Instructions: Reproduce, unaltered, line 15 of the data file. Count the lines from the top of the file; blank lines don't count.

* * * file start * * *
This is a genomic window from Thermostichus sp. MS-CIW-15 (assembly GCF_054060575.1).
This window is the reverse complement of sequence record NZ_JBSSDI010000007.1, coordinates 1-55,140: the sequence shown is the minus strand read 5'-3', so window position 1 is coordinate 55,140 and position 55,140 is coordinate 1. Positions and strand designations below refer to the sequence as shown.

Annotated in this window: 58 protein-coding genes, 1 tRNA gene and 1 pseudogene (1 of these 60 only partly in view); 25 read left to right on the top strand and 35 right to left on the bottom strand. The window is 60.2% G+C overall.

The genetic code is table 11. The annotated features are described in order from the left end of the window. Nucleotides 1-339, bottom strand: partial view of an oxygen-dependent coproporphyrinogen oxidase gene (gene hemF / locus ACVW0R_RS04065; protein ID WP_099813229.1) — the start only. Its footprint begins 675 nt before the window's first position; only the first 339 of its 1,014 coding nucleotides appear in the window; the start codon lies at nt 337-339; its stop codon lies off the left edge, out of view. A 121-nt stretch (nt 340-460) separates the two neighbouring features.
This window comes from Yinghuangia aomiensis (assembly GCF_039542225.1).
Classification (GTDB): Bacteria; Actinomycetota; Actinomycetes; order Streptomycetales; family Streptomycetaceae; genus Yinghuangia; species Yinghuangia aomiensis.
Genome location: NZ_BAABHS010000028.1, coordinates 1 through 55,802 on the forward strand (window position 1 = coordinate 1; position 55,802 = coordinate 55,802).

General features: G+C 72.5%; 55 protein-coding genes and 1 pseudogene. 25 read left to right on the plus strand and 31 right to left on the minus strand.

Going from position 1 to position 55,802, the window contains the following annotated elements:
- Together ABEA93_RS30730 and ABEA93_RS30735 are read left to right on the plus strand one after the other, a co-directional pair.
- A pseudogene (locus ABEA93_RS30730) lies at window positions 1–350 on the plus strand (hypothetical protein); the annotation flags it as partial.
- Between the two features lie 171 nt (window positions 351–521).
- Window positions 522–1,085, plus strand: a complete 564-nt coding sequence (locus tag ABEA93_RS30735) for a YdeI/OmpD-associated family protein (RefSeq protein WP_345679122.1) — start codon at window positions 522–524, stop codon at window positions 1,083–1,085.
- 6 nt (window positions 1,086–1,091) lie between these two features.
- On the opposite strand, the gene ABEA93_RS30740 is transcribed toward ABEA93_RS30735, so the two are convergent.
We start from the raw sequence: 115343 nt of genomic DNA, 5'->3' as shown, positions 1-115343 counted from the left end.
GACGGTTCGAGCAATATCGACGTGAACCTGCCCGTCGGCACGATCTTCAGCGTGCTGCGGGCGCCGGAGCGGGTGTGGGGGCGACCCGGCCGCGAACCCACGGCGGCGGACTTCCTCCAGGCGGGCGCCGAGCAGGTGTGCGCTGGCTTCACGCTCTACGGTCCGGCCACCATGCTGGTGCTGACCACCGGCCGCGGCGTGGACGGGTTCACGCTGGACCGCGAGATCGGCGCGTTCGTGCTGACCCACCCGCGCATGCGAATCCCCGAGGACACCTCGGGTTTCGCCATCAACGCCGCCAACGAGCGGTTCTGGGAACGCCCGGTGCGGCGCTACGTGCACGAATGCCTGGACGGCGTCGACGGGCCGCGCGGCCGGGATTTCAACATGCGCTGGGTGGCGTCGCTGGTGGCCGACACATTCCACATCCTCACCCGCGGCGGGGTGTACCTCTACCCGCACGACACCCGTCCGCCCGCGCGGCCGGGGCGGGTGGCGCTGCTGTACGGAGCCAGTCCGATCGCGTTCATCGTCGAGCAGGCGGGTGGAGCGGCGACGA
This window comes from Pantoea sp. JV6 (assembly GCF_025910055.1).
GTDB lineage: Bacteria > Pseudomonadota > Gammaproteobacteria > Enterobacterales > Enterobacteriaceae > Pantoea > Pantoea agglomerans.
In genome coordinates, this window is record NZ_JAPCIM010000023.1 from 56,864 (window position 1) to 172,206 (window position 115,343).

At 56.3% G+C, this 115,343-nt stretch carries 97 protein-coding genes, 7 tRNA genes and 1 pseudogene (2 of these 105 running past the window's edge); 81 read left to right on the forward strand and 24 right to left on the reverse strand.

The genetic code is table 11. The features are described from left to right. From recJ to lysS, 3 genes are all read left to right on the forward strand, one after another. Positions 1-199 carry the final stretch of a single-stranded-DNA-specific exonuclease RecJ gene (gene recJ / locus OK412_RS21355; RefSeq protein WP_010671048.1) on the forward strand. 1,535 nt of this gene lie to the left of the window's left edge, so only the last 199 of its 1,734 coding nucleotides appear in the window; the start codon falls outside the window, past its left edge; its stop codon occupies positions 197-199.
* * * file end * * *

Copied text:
- On the opposite strand, the gene ABEA93_RS30740 is transcribed toward ABEA93_RS30735, so the two are convergent.